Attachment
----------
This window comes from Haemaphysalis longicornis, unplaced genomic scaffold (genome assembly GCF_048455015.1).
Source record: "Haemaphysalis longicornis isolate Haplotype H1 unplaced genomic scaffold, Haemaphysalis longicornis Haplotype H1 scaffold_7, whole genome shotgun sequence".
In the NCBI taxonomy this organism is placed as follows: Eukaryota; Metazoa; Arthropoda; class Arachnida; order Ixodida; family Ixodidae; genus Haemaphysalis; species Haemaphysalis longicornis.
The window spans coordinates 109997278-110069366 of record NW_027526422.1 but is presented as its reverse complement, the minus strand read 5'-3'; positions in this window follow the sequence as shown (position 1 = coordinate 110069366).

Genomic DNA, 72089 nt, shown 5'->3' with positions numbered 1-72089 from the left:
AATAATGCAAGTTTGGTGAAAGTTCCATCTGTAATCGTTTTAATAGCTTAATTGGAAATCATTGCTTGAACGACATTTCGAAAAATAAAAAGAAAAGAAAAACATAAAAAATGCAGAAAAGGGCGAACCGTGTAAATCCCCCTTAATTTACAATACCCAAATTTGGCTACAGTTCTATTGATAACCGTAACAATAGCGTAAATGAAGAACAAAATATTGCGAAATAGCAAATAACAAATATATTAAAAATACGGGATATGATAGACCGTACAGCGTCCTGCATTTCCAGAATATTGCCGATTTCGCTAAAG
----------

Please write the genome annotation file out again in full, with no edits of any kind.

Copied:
This window comes from Haemaphysalis longicornis, unplaced genomic scaffold (genome assembly GCF_048455015.1).
Source record: "Haemaphysalis longicornis isolate Haplotype H1 unplaced genomic scaffold, Haemaphysalis longicornis Haplotype H1 scaffold_7, whole genome shotgun sequence".
In the NCBI taxonomy this organism is placed as follows: Eukaryota; Metazoa; Arthropoda; class Arachnida; order Ixodida; family Ixodidae; genus Haemaphysalis; species Haemaphysalis longicornis.
The window spans coordinates 109997278-110069366 of record NW_027526422.1 but is presented as its reverse complement, the minus strand read 5'-3'; positions in this window follow the sequence as shown (position 1 = coordinate 110069366).

Genomic DNA, 72089 nt, shown 5'->3' with positions numbered 1-72089 from the left:
AATAATGCAAGTTTGGTGAAAGTTCCATCTGTAATCGTTTTAATAGCTTAATTGGAAATCATTGCTTGAACGACATTTCGAAAAATAAAAAGAAAAGAAAAACATAAAAAATGCAGAAAAGGGCGAACCGTGTAAATCCCCCTTAATTTACAATACCCAAATTTGGCTACAGTTCTATTGATAACCGTAACAATAGCGTAAATGAAGAACAAAATATTGCGAAATAGCAAATAACAAATATATTAAAAATACGGGATATGATAGACCGTACAGCGTCCTGCATTTCCAGAATATTGCCGATTTCGCTAAAG